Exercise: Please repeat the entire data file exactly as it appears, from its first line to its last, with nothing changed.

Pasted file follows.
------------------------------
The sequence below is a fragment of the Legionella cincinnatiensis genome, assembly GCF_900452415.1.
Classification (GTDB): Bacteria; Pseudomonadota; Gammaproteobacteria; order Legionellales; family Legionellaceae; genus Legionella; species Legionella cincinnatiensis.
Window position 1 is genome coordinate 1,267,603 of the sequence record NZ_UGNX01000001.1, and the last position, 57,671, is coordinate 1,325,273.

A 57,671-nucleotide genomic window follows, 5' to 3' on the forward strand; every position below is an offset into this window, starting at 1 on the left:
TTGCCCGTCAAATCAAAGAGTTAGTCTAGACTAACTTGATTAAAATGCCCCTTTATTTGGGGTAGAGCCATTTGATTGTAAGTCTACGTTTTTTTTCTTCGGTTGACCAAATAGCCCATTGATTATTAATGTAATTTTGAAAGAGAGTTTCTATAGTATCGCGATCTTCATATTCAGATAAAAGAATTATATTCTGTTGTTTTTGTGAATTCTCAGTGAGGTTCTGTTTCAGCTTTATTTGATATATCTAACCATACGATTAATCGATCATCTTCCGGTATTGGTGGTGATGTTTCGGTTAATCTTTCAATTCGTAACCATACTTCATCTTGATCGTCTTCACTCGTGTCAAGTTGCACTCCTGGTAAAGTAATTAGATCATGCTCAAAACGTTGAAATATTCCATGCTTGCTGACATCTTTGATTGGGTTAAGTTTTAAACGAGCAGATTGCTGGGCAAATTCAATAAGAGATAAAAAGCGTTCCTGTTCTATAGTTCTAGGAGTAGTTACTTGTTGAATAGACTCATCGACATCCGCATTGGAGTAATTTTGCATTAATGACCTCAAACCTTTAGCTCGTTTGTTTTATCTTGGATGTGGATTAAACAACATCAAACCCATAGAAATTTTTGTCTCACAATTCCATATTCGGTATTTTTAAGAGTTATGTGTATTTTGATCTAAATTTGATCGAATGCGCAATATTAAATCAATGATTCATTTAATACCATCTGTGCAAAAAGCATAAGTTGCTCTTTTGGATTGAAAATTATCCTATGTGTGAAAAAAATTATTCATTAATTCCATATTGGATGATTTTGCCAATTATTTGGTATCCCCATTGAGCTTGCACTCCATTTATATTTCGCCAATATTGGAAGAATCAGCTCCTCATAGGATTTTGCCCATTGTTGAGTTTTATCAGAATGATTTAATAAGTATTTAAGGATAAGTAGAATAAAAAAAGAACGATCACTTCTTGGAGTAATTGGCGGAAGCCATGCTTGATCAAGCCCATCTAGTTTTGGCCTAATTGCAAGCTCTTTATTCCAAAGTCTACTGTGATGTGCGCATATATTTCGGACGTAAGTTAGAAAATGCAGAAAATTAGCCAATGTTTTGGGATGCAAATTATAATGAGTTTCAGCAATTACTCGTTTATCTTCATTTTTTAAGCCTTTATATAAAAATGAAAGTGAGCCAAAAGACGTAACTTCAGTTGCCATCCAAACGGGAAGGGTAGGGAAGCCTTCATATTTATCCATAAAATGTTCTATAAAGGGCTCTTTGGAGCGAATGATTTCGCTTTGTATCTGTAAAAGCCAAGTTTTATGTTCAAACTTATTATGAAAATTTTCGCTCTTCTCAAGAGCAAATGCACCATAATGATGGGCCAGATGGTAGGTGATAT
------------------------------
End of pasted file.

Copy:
The sequence below is a fragment of the Legionella cincinnatiensis genome, assembly GCF_900452415.1.
Classification (GTDB): Bacteria; Pseudomonadota; Gammaproteobacteria; order Legionellales; family Legionellaceae; genus Legionella; species Legionella cincinnatiensis.
Window position 1 is genome coordinate 1,267,603 of the sequence record NZ_UGNX01000001.1, and the last position, 57,671, is coordinate 1,325,273.

A 57,671-nucleotide genomic window follows, 5' to 3' on the forward strand; every position below is an offset into this window, starting at 1 on the left:
TTGCCCGTCAAATCAAAGAGTTAGTCTAGACTAACTTGATTAAAATGCCCCTTTATTTGGGGTAGAGCCATTTGATTGTAAGTCTACGTTTTTTTTCTTCGGTTGACCAAATAGCCCATTGATTATTAATGTAATTTTGAAAGAGAGTTTCTATAGTATCGCGATCTTCATATTCAGATAAAAGAATTATATTCTGTTGTTTTTGTGAATTCTCAGTGAGGTTCTGTTTCAGCTTTATTTGATATATCTAACCATACGATTAATCGATCATCTTCCGGTATTGGTGGTGATGTTTCGGTTAATCTTTCAATTCGTAACCATACTTCATCTTGATCGTCTTCACTCGTGTCAAGTTGCACTCCTGGTAAAGTAATTAGATCATGCTCAAAACGTTGAAATATTCCATGCTTGCTGACATCTTTGATTGGGTTAAGTTTTAAACGAGCAGATTGCTGGGCAAATTCAATAAGAGATAAAAAGCGTTCCTGTTCTATAGTTCTAGGAGTAGTTACTTGTTGAATAGACTCATCGACATCCGCATTGGAGTAATTTTGCATTAATGACCTCAAACCTTTAGCTCGTTTGTTTTATCTTGGATGTGGATTAAACAACATCAAACCCATAGAAATTTTTGTCTCACAATTCCATATTCGGTATTTTTAAGAGTTATGTGTATTTTGATCTAAATTTGATCGAATGCGCAATATTAAATCAATGATTCATTTAATACCATCTGTGCAAAAAGCATAAGTTGCTCTTTTGGATTGAAAATTATCCTATGTGTGAAAAAAATTATTCATTAATTCCATATTGGATGATTTTGCCAATTATTTGGTATCCCCATTGAGCTTGCACTCCATTTATATTTCGCCAATATTGGAAGAATCAGCTCCTCATAGGATTTTGCCCATTGTTGAGTTTTATCAGAATGATTTAATAAGTATTTAAGGATAAGTAGAATAAAAAAAGAACGATCACTTCTTGGAGTAATTGGCGGAAGCCATGCTTGATCAAGCCCATCTAGTTTTGGCCTAATTGCAAGCTCTTTATTCCAAAGTCTACTGTGATGTGCGCATATATTTCGGACGTAAGTTAGAAAATGCAGAAAATTAGCCAATGTTTTGGGATGCAAATTATAATGAGTTTCAGCAATTACTCGTTTATCTTCATTTTTTAAGCCTTTATATAAAAATGAAAGTGAGCCAAAAGACGTAACTTCAGTTGCCATCCAAACGGGAAGGGTAGGGAAGCCTTCATATTTATCCATAAAATGTTCTATAAAGGGCTCTTTGGAGCGAATGATTTCGCTTTGTATCTGTAAAAGCCAAGTTTTATGTTCAAACTTATTATGAAAATTTTCGCTCTTCTCAAGAGCAAATGCACCATAATGATGGGCCAGATGGTAGGTGATAT